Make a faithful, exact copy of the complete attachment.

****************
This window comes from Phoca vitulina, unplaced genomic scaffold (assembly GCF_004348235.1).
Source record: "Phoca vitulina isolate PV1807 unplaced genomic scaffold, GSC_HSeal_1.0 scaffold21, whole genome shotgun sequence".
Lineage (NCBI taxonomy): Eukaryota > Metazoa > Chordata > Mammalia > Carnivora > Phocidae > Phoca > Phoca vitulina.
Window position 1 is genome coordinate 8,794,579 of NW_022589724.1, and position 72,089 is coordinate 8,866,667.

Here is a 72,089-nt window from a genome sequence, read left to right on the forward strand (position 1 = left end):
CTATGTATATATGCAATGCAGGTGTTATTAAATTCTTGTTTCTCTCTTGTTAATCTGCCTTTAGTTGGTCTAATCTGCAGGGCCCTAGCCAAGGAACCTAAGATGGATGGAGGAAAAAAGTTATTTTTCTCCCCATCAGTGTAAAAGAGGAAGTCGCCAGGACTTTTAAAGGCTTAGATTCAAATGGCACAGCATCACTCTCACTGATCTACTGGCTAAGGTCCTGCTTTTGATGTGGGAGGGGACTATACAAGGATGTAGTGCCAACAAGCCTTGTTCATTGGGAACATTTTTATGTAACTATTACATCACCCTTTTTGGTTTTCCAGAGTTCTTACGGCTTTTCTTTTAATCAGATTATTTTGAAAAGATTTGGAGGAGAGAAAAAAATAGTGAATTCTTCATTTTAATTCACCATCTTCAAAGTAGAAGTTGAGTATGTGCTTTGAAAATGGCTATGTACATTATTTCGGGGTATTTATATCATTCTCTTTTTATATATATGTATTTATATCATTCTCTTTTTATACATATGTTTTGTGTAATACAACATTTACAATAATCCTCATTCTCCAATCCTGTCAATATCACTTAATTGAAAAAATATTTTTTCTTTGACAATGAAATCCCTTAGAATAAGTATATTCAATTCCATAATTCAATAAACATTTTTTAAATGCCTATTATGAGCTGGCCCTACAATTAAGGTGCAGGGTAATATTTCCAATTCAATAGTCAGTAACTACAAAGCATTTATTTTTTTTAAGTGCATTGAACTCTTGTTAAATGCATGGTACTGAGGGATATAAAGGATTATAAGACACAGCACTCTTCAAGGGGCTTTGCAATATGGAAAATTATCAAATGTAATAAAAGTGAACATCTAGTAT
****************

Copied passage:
This window comes from Phoca vitulina, unplaced genomic scaffold (assembly GCF_004348235.1).
Source record: "Phoca vitulina isolate PV1807 unplaced genomic scaffold, GSC_HSeal_1.0 scaffold21, whole genome shotgun sequence".
Lineage (NCBI taxonomy): Eukaryota > Metazoa > Chordata > Mammalia > Carnivora > Phocidae > Phoca > Phoca vitulina.
Window position 1 is genome coordinate 8,794,579 of NW_022589724.1, and position 72,089 is coordinate 8,866,667.

Here is a 72,089-nt window from a genome sequence, read left to right on the forward strand (position 1 = left end):
CTATGTATATATGCAATGCAGGTGTTATTAAATTCTTGTTTCTCTCTTGTTAATCTGCCTTTAGTTGGTCTAATCTGCAGGGCCCTAGCCAAGGAACCTAAGATGGATGGAGGAAAAAAGTTATTTTTCTCCCCATCAGTGTAAAAGAGGAAGTCGCCAGGACTTTTAAAGGCTTAGATTCAAATGGCACAGCATCACTCTCACTGATCTACTGGCTAAGGTCCTGCTTTTGATGTGGGAGGGGACTATACAAGGATGTAGTGCCAACAAGCCTTGTTCATTGGGAACATTTTTATGTAACTATTACATCACCCTTTTTGGTTTTCCAGAGTTCTTACGGCTTTTCTTTTAATCAGATTATTTTGAAAAGATTTGGAGGAGAGAAAAAAATAGTGAATTCTTCATTTTAATTCACCATCTTCAAAGTAGAAGTTGAGTATGTGCTTTGAAAATGGCTATGTACATTATTTCGGGGTATTTATATCATTCTCTTTTTATATATATGTATTTATATCATTCTCTTTTTATACATATGTTTTGTGTAATACAACATTTACAATAATCCTCATTCTCCAATCCTGTCAATATCACTTAATTGAAAAAATATTTTTTCTTTGACAATGAAATCCCTTAGAATAAGTATATTCAATTCCATAATTCAATAAACATTTTTTAAATGCCTATTATGAGCTGGCCCTACAATTAAGGTGCAGGGTAATATTTCCAATTCAATAGTCAGTAACTACAAAGCATTTATTTTTTTTAAGTGCATTGAACTCTTGTTAAATGCATGGTACTGAGGGATATAAAGGATTATAAGACACAGCACTCTTCAAGGGGCTTTGCAATATGGAAAATTATCAAATGTAATAAAAGTGAACATCTAGTAT